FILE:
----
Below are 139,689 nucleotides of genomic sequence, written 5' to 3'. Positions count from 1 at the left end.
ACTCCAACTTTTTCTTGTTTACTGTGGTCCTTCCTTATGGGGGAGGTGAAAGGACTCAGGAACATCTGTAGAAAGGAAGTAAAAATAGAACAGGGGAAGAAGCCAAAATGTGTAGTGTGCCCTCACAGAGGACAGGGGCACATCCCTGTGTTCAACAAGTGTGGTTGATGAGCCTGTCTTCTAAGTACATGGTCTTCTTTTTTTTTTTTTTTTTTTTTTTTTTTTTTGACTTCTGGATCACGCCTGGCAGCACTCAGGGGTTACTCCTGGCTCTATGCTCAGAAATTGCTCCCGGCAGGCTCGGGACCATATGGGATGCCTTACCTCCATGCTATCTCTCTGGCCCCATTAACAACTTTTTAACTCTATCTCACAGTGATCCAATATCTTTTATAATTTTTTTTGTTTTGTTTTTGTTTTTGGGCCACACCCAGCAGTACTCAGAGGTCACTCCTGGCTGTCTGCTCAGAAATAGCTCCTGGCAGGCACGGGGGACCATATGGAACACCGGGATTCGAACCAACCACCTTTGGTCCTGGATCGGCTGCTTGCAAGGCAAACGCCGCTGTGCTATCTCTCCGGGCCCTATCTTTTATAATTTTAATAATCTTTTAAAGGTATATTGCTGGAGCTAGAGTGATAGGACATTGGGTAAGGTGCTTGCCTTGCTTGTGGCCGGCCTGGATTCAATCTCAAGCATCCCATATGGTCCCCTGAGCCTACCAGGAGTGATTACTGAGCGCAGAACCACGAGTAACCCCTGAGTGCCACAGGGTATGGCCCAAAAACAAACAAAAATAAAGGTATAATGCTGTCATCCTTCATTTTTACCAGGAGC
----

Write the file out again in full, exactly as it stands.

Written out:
Below are 139,689 nucleotides of genomic sequence, written 5' to 3'. Positions count from 1 at the left end.
ACTCCAACTTTTTCTTGTTTACTGTGGTCCTTCCTTATGGGGGAGGTGAAAGGACTCAGGAACATCTGTAGAAAGGAAGTAAAAATAGAACAGGGGAAGAAGCCAAAATGTGTAGTGTGCCCTCACAGAGGACAGGGGCACATCCCTGTGTTCAACAAGTGTGGTTGATGAGCCTGTCTTCTAAGTACATGGTCTTCTTTTTTTTTTTTTTTTTTTTTTTTTTTTTTGACTTCTGGATCACGCCTGGCAGCACTCAGGGGTTACTCCTGGCTCTATGCTCAGAAATTGCTCCCGGCAGGCTCGGGACCATATGGGATGCCTTACCTCCATGCTATCTCTCTGGCCCCATTAACAACTTTTTAACTCTATCTCACAGTGATCCAATATCTTTTATAATTTTTTTTGTTTTGTTTTTGTTTTTGGGCCACACCCAGCAGTACTCAGAGGTCACTCCTGGCTGTCTGCTCAGAAATAGCTCCTGGCAGGCACGGGGGACCATATGGAACACCGGGATTCGAACCAACCACCTTTGGTCCTGGATCGGCTGCTTGCAAGGCAAACGCCGCTGTGCTATCTCTCCGGGCCCTATCTTTTATAATTTTAATAATCTTTTAAAGGTATATTGCTGGAGCTAGAGTGATAGGACATTGGGTAAGGTGCTTGCCTTGCTTGTGGCCGGCCTGGATTCAATCTCAAGCATCCCATATGGTCCCCTGAGCCTACCAGGAGTGATTACTGAGCGCAGAACCACGAGTAACCCCTGAGTGCCACAGGGTATGGCCCAAAAACAAACAAAAATAAAGGTATAATGCTGTCATCCTTCATTTTTACCAGGAGC